About HCU

What is Homocystinuria?

The disease

Homocystinuria is an autosomal recessively inherited disorder. This means that an individual inherits the same defective gene for the same trait from each parent.


Homocystinuria is a metabolic disease affecting the trans-sulfuration pathway or methylation pathway.  Classical Homocystinuria, the most common form of Homocystinuria, is caused by a deficiency in the enzyme known as Cystathionine Beta-Synthase (CbS).  The lack of the enzyme prevents the body from processing methionine, an essential amino acid, from food containing protein.  As a result toxic levels of harmful substances accumulate in the body and cause serious health problems.

There are multiple forms of Homocystinuria, each distinguished by their clinical signs and symptoms and underlying genetic basis.

Classical Homocystinuria affects at least 1 in 200,000 to 335,000 people worldwide.  The incidence of the rarer forms of Homocystinuria are unknown.

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The symptoms

Homocystinuria is progressive and affected individuals suffer multi-systemic disorder of the central nervous system (CNS), ocular, skeletal, and cardiovascular system.  Symptoms are highly variable but include intellectual disability, developmental delay and learning difficulties, psychiatric disturbances, behavioural problems, dislocation of the lens of the eye resulting in blindness if untreated, seizures, osteoporosis and skeletal abnormalities, premature heart attack and stroke.  As a whole, the complications of the disease lead to a reduced quality of life and significantly shorter life expectancy.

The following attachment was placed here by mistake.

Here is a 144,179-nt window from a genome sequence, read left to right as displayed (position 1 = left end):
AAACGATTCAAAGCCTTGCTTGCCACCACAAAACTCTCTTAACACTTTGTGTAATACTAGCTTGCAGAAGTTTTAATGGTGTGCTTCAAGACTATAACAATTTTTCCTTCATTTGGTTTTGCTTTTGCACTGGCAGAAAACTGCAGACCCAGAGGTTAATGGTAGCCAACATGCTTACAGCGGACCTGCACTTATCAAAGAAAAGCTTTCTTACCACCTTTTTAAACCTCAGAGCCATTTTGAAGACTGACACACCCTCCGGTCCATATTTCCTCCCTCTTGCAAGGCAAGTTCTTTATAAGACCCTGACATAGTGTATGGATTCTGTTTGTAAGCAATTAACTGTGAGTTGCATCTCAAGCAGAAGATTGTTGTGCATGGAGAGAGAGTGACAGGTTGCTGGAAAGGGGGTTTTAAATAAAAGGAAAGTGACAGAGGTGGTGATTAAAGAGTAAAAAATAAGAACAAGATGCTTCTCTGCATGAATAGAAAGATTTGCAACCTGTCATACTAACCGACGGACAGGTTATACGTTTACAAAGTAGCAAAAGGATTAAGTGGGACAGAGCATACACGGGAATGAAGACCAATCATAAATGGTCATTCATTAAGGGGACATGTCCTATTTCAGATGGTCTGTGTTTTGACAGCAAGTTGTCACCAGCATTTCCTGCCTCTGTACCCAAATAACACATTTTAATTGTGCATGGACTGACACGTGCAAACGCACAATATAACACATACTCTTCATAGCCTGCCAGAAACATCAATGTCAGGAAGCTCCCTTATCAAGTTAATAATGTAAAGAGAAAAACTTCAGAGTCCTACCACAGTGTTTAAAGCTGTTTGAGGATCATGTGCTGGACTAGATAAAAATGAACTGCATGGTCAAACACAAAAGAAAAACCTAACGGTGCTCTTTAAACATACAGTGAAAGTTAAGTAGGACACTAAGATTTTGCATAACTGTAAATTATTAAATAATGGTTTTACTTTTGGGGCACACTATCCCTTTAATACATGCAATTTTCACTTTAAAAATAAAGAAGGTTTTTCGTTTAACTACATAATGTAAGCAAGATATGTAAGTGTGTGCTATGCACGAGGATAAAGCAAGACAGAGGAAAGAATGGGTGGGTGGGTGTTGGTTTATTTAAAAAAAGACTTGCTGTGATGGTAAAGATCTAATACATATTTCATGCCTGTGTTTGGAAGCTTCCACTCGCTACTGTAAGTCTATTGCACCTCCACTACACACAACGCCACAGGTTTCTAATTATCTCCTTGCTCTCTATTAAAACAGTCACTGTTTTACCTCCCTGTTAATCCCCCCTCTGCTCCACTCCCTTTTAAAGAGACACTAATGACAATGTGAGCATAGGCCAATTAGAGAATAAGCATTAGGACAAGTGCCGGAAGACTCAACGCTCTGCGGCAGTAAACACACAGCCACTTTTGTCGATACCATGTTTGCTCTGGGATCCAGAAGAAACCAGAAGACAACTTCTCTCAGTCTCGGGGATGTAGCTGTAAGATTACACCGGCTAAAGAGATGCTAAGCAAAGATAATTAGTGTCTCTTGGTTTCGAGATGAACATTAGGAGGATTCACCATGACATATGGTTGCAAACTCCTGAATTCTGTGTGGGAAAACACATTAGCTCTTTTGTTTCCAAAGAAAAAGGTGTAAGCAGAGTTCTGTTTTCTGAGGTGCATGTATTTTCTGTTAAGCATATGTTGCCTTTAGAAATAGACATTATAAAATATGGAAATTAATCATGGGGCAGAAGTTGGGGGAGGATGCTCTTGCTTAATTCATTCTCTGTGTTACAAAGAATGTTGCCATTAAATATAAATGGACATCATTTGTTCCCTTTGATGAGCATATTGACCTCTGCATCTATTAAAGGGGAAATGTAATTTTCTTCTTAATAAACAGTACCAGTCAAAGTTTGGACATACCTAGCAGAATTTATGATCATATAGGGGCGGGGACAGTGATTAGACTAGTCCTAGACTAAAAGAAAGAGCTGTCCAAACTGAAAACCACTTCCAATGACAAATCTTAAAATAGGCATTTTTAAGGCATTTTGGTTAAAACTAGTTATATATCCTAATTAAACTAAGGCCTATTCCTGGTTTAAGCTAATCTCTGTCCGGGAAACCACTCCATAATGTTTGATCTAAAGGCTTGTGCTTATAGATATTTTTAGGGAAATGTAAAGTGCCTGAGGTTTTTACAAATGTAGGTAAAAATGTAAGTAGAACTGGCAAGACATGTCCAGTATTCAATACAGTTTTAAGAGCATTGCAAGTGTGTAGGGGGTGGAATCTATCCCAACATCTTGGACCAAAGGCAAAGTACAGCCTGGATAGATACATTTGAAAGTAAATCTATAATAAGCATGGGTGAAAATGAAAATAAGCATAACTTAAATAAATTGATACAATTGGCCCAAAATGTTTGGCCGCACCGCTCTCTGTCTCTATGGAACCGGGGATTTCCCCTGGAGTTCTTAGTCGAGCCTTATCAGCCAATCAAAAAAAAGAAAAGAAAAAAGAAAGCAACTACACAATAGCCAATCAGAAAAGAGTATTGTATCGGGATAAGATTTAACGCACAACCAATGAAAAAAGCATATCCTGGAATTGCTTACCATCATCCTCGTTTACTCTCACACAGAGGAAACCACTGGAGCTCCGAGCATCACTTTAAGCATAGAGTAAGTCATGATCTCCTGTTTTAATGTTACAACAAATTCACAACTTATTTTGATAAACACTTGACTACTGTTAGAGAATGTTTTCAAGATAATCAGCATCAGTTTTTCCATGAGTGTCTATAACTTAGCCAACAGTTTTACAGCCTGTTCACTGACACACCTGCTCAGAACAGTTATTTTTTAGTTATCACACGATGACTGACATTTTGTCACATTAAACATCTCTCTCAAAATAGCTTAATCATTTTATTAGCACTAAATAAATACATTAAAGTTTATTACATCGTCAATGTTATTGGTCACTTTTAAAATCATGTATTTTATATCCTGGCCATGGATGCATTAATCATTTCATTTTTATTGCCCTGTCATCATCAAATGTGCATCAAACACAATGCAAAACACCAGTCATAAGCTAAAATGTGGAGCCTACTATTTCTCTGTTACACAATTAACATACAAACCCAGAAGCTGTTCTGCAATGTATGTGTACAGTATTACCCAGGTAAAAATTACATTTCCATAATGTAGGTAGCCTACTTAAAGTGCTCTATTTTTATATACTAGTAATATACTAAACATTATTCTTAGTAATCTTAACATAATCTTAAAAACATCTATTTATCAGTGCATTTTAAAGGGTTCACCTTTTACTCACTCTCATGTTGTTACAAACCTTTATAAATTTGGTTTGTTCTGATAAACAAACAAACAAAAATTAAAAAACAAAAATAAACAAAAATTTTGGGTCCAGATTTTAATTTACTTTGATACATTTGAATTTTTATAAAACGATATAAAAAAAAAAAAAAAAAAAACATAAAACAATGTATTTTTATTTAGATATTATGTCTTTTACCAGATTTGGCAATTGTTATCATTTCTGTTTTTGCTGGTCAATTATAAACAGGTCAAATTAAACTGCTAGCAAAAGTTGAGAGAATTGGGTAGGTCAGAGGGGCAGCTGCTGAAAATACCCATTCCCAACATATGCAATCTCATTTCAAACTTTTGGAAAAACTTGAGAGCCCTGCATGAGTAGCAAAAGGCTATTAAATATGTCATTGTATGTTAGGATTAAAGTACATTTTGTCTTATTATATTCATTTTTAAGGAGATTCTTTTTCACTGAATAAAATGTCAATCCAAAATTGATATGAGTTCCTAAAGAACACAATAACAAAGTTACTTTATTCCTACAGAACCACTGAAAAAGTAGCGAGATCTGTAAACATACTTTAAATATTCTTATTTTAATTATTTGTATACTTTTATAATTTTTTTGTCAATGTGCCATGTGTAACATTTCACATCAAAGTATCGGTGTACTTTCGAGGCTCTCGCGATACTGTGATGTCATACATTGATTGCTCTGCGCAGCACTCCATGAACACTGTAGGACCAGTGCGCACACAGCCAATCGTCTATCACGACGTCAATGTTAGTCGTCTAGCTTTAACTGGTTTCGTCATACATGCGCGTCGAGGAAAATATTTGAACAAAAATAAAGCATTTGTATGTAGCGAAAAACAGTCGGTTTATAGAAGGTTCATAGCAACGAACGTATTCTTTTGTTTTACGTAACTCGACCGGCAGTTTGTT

The treatments

No cure has been discovered for Homocystinuria.  However, nearly one half of individuals affected with Homocystinuria benefit from Vitamin B6 supplementation.  For the remainder, the current mainstay of treatment is a strict low protein diet coupled with supplementation with B6, B12, folate, and Betaine together with a ‘medical formula’.  This treatment regime aides in the restoration of metabolic balance in the affected individual.

Focus of treatment in the newborn period is to ensure the development of normal intelligence and the prevention of the development of other complications of the disease.  When treatment is commenced later, the aim is to prevent further escalation of the complications already present.